By Fabien Gaussorgues
Last week, an American buyer shared his frustration about their contract manufacturer in Shenzhen with me. The manufacturer has to delay production for 2 months because the raw material factory will be closed for that duration.
In substance, the buyer is told “you have to wait, it’s not our fault”. He can’t believe this excuse. After all, everything is possible in China, right? If they really look for a solution, they will find one, right?
Foreign buyers tend to question every piece of information from their Chinese suppliers. And for good reason.
Sometimes it is true. The business environment in China is challenging. For example, internet shutdowns and even electricity shutdowns are still common, even in Dongguan. But manufacturers here are so creative in finding excuses for delays that establishing the truth can be extremely difficult.
In this case, we investigated the situation and the reason is the government crackdown on polluting activities. You can read about it in this article.
We have already seen the impact of this new policy over the past few months:
- Plating factories suffered great delays in December last year;
- Packaging materials have become harder to procure over the past 8 months;
- Raw materials like silicone, aluminum, and steel have been very volatile since the beginning of the year (and even more in August).
The government is targeting polluting industries. Rogue operations that didn’t bother with waste treatment or government licences were allowed to operate for a long time, but their time is coming to an end.
The impact of the new regulation can vary a lot, depending on the situation:
- Factory is shut down (and usually the owner is either fined or sent to jail)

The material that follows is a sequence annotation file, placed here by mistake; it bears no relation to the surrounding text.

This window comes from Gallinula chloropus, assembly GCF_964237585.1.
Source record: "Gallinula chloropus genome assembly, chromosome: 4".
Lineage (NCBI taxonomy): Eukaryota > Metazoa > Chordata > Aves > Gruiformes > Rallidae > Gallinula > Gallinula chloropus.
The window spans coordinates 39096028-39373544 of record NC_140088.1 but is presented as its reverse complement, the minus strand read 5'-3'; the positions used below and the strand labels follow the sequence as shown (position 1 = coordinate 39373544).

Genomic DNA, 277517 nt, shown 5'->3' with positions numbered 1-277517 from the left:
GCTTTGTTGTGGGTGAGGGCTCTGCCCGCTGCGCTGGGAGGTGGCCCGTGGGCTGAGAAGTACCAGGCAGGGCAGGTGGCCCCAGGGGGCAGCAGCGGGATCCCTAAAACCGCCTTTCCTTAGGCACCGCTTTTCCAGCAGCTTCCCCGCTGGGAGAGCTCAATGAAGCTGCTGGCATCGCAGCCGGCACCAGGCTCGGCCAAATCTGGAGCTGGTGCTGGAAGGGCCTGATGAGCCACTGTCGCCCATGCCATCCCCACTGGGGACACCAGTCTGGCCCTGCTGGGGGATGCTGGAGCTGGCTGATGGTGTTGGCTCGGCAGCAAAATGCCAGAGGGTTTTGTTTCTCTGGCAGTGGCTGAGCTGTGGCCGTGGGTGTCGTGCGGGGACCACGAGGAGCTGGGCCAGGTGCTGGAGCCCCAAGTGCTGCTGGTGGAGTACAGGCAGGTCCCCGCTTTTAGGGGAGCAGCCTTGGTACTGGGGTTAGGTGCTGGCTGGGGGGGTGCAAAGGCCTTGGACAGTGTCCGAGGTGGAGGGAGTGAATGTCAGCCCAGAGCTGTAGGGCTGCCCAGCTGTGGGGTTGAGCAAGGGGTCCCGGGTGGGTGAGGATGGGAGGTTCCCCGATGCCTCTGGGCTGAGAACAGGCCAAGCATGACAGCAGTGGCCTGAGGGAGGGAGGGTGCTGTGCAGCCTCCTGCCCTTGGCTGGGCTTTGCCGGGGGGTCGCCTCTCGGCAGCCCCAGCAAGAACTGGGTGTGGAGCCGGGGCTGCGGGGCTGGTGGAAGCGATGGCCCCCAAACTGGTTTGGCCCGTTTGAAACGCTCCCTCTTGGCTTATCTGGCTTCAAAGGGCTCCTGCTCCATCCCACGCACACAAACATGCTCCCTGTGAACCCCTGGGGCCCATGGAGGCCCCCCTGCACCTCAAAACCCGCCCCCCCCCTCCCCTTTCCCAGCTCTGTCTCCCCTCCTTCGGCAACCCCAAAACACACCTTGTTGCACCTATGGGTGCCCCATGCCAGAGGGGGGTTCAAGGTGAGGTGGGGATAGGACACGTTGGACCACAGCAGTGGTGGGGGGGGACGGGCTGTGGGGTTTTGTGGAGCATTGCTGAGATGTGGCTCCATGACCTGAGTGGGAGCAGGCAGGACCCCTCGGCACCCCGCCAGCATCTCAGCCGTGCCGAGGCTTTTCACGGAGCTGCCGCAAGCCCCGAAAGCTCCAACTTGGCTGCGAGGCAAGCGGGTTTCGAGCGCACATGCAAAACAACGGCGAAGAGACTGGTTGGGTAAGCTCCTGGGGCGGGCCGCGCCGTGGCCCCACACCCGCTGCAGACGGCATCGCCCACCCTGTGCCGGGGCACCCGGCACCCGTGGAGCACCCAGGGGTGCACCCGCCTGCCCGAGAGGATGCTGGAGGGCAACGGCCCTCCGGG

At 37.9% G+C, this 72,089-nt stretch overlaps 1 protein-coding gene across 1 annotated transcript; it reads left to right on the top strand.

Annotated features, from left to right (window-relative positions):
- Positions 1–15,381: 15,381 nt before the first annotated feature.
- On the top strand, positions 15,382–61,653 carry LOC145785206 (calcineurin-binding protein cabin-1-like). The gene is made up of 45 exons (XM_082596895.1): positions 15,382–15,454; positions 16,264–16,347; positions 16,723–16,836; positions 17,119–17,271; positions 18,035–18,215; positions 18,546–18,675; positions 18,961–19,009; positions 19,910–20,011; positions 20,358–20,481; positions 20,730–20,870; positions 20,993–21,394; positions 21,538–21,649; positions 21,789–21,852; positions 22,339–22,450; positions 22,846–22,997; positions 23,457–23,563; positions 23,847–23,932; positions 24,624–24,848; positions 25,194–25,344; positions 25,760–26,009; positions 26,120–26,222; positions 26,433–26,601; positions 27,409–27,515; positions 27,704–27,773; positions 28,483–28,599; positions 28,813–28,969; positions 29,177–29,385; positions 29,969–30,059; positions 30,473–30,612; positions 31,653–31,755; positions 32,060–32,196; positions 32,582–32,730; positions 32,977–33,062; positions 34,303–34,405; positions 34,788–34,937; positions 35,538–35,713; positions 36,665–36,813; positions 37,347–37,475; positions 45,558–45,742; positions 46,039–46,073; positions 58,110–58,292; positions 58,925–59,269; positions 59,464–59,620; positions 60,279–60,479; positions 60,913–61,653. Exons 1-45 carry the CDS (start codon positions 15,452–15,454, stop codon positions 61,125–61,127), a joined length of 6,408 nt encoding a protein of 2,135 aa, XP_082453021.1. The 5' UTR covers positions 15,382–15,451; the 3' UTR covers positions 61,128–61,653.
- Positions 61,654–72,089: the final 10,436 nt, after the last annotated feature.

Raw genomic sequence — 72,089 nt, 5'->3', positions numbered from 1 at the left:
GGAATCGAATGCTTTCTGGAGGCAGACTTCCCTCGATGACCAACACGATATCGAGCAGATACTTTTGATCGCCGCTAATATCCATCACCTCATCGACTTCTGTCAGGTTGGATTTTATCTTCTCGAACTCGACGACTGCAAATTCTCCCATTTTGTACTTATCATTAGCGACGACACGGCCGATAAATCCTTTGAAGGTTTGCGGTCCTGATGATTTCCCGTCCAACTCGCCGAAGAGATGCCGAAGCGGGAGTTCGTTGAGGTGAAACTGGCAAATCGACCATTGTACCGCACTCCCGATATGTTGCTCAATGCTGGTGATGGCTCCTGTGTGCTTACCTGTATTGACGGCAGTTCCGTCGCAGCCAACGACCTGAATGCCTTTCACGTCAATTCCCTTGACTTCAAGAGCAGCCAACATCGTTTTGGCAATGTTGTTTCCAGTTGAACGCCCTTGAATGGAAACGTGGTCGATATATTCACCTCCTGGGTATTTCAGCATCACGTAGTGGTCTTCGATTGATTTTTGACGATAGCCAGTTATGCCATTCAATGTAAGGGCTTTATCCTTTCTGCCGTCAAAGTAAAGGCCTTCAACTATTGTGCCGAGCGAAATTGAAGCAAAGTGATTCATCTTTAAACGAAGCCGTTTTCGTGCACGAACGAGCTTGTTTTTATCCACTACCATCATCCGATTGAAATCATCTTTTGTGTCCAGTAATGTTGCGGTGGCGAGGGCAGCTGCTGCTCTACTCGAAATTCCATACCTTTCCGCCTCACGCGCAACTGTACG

- Factory is shut down for a certain period, until they comply with regulations
- Factories work at night to avoid controls and restrictions
Can one predict what will happen next? Not really. The crackdown is evolving and following different phases.
Recently, raw material suppliers in the North of China seem to have been hit harder.
What does it mean for foreign buyers?
If one of your suppliers is hit by government inspections, it means you have polluting factories in your supply chain.
Ones might not care about the impact on society. But it is likely to disrupt your supply chain, so it does matter.
Would it make sense to look for another supplier and ensure your production keeps going, even if your product price increases slightly? That’s a question you should ask yourself.
The fact is, replacement usually comes at a cost. Those polluting factories are often the lowest cost suppliers.
And should you be able to forecast such disruptions? Unfortunately, you can’t really count on your direct supplier for an analysis of the sub-suppliers. You need to push for transparency of your supply chain, as much as possible.
Trading companies and contract manufacturers in China tend to hide their own suppliers. It gives them more power over the buyer. Unfortunately, it also raises the risks for the buyer — think child labor, slavery, unsafe work, and polluting processes. This might lead to damages to your brand.
Is the government crackdown used by suppliers as an excuse?
Do they use it as an excuse for delays? Sometimes maybe, but all the cases we investigated were genuine.
Suppliers are probably suffering from that situation more than you do.
The problem is, they used to cooperate with a certain suppliers for many years and they don’t even consider finding a new one. We have found that most Chinese suppliers are bad at finding and evaluating new sources.
Do they use it as an excuse for price increases? Yes, definitely.
In the worst case, they claim that a 50% increase of the raw material cost leads to a 50% increase of the final product’s price. This is infuriating to their customers.
This is where knowing your product’s cost breakdown will help you limit the increase in price. The product price goes into raw materials cost, processing cost, logistics, managements and of course the factory’s margin. The percentage of raw materials in the total cost can vary a lot.
A few tools foreign buyers might want to implement
- Supply chain control
- Multiple sources for raw materials
- Product cost breakdown